2020-11-09, 13:00–14:30, Times in UTC
Listening to the presentations of a wide-ranging software survey by
the Radio Camera Initiative (RCI), one message emerges loud and clear:
"We have the algorithms and the tools (e.g. containers etc), but we
are still failing to bring these to bear in such a way that users,
developers and managers are induced to work together effectively".
This BOF continues a venerable ADASS tradition of offering a platform
to participants for formulating and discussing profound thoughts on
the Future of Astronomical Dataprocessing Software (FADS). In one way
or another, over the years, the FADS discussions have always revolved
around this question. It is perhaps time to put it to rest, if we can.
Developers (15 min)
There are many clever developers all over the world (cheap too), but
we are not very good at adopting their stuff and integrating it into
our systems. There are many valid practical reasons for this, but it
Users (15 min)
The trend is towards processing pipelines that nobody dares to touch
once they work. This begets ignorant users, and slows evolution. Users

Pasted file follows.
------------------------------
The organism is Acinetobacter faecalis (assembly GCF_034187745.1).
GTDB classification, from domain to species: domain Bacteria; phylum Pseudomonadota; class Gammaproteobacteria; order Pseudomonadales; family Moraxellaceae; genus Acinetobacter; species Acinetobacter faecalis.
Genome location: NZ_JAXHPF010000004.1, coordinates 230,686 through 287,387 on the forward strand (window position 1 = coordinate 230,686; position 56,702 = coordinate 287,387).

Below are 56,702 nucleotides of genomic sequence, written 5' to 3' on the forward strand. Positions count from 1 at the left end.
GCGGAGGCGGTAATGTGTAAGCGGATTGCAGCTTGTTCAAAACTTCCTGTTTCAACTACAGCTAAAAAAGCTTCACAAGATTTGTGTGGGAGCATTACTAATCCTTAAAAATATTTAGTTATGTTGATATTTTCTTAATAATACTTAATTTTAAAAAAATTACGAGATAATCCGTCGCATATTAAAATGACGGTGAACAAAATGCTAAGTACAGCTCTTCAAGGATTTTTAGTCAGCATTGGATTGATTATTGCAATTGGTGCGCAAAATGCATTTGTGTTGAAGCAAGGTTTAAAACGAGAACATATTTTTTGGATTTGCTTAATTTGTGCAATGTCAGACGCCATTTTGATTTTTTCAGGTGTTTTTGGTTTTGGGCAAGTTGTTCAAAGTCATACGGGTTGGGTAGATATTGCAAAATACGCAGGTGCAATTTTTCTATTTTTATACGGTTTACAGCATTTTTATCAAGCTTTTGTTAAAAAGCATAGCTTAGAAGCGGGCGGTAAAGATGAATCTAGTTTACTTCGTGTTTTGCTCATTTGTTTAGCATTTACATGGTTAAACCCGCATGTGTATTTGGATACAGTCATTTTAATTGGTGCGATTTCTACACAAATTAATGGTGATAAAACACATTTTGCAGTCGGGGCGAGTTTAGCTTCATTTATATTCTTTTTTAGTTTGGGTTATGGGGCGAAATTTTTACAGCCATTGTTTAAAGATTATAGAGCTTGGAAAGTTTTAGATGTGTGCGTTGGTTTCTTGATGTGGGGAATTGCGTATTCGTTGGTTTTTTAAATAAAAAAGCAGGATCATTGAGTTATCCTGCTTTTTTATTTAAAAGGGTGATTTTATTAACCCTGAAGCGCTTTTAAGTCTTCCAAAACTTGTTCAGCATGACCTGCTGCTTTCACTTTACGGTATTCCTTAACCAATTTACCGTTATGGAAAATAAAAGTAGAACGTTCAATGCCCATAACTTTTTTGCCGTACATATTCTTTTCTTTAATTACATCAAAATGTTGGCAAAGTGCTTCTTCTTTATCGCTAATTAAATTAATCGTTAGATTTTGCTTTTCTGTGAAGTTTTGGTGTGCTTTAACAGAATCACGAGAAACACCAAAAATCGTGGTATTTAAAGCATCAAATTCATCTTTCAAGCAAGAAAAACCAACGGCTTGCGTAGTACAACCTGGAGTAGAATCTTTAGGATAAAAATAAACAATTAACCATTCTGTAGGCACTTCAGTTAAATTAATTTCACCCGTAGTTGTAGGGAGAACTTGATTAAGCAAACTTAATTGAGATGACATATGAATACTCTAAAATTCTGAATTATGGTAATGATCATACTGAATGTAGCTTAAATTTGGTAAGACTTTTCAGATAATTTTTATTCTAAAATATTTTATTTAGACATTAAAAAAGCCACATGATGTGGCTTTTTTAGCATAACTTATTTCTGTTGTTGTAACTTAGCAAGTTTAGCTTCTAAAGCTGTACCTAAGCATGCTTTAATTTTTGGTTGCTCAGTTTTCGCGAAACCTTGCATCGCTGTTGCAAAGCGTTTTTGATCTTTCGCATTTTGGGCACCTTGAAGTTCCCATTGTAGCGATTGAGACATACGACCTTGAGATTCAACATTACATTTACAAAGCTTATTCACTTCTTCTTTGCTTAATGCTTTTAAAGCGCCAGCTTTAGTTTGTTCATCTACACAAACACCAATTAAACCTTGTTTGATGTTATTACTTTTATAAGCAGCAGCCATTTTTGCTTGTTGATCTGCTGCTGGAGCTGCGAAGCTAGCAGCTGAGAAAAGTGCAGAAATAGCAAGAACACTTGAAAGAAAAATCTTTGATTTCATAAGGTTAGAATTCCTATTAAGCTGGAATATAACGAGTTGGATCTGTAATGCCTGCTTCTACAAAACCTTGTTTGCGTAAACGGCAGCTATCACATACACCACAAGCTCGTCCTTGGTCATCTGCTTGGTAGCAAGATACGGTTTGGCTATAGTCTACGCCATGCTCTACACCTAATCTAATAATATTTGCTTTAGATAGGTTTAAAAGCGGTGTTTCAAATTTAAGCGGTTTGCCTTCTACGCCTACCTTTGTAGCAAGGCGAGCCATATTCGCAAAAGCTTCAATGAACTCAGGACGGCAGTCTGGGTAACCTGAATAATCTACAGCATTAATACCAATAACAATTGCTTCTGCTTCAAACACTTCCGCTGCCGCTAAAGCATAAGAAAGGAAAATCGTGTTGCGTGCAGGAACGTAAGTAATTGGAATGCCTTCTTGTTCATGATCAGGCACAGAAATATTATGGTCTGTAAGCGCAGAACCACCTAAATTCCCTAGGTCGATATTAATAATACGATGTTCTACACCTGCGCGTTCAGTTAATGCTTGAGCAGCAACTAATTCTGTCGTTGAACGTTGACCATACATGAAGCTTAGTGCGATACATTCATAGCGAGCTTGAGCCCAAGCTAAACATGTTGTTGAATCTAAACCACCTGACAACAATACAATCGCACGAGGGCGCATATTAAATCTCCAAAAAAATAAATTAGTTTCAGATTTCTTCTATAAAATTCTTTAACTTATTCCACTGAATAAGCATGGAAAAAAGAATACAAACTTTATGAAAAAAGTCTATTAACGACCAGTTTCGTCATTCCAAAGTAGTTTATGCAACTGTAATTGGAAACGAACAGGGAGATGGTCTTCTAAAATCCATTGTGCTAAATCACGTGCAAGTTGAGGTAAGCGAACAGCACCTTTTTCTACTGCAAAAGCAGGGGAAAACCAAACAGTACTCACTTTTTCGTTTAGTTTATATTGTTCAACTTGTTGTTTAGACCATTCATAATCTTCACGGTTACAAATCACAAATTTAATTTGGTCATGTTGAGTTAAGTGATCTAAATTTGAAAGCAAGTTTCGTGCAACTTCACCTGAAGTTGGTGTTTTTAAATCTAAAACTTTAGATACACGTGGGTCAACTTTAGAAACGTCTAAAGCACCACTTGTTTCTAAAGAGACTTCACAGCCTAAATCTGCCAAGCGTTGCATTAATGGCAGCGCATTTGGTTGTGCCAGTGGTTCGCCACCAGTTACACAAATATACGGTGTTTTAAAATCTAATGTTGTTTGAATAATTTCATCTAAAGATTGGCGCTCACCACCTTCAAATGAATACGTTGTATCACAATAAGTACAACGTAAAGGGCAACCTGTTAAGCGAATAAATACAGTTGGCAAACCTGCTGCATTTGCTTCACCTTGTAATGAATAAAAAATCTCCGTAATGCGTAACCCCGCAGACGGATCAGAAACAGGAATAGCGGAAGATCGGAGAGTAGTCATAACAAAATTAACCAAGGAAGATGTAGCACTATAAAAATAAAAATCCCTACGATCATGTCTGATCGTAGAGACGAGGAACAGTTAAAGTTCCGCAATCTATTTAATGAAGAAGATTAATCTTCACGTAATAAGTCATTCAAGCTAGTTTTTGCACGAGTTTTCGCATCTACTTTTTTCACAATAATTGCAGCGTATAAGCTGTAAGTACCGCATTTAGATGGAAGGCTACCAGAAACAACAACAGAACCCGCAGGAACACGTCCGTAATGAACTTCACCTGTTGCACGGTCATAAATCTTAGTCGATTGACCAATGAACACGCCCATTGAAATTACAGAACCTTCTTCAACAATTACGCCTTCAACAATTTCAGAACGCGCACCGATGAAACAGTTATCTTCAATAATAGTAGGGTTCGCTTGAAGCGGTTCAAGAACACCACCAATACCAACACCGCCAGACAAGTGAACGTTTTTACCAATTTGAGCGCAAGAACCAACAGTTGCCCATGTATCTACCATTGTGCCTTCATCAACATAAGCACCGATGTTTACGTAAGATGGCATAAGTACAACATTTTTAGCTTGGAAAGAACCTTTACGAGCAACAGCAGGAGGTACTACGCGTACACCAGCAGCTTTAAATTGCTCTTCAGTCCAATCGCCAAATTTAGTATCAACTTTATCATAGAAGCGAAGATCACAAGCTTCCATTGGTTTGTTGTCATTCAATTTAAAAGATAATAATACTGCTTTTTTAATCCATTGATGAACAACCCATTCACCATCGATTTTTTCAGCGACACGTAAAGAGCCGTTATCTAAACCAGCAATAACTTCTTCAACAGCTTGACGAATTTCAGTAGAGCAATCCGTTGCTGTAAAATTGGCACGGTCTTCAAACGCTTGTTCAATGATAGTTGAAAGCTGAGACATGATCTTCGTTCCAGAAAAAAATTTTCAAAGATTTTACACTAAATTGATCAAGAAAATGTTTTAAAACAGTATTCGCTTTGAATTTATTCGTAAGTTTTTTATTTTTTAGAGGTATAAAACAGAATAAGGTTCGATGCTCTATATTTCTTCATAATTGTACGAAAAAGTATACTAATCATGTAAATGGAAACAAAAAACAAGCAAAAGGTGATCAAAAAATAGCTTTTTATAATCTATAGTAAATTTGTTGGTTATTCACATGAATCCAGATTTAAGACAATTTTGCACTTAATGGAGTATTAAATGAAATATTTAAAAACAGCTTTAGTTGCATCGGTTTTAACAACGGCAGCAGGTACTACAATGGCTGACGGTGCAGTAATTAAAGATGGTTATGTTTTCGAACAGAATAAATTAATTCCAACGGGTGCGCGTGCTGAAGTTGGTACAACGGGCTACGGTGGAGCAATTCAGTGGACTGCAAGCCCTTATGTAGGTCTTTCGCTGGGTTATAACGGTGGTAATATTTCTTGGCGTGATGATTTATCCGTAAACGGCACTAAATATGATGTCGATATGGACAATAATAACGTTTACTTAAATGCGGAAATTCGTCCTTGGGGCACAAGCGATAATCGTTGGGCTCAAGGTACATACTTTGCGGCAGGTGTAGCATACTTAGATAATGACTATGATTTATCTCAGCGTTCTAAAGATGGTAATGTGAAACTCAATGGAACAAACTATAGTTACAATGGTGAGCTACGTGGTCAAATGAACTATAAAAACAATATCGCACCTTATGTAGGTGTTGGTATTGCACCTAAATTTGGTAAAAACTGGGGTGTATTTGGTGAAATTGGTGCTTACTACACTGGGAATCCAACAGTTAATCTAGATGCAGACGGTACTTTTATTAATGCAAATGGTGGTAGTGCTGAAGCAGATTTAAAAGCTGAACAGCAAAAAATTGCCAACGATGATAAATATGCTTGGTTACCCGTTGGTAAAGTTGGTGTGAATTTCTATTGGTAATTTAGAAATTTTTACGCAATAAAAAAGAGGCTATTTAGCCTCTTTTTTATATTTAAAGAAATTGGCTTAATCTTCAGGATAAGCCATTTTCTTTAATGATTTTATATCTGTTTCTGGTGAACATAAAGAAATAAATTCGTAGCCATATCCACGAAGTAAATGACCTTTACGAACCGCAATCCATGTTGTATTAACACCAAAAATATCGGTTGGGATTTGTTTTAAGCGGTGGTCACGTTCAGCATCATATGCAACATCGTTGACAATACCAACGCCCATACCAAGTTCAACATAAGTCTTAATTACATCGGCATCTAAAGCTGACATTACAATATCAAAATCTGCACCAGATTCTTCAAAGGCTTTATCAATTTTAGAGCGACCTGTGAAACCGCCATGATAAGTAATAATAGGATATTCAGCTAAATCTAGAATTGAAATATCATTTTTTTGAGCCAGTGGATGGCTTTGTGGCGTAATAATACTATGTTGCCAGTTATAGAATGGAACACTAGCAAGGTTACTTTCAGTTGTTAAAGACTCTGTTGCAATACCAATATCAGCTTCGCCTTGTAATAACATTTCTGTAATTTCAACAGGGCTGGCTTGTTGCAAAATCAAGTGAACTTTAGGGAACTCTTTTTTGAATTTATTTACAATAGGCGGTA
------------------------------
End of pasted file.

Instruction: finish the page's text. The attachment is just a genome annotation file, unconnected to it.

should be able to experiment, and to interact with developers.
Software Managers (15 min)
Managers should not concern themselves with content. Their role is to
quietly create the conditions in which users and developers can evolve
our systems together.
Tentative Conclusion (15 min)
The easy answer is that Python already offers many of the things we
need. Users around the globe can easily access a huge variety of high
quality software by means of a single powerful interface (the Python
language). They can combine these into custom recipes (pipelines!),
which they can share with others via email. Very importantly, the
interface disciplines the many developers, while allowing them to
concentrate on whatever they are good at. The Python system is managed
by invisible guardians, and is freely available.
So, is Python sufficient, and can we limit ourselves to writing a few
Python modules of our own? Or do we have to create possibilities which
Python does not provide (yet). In that case we should hope that Python
will eventually adopt the stuff that we develop ourselves.
Keywords: interface, evolution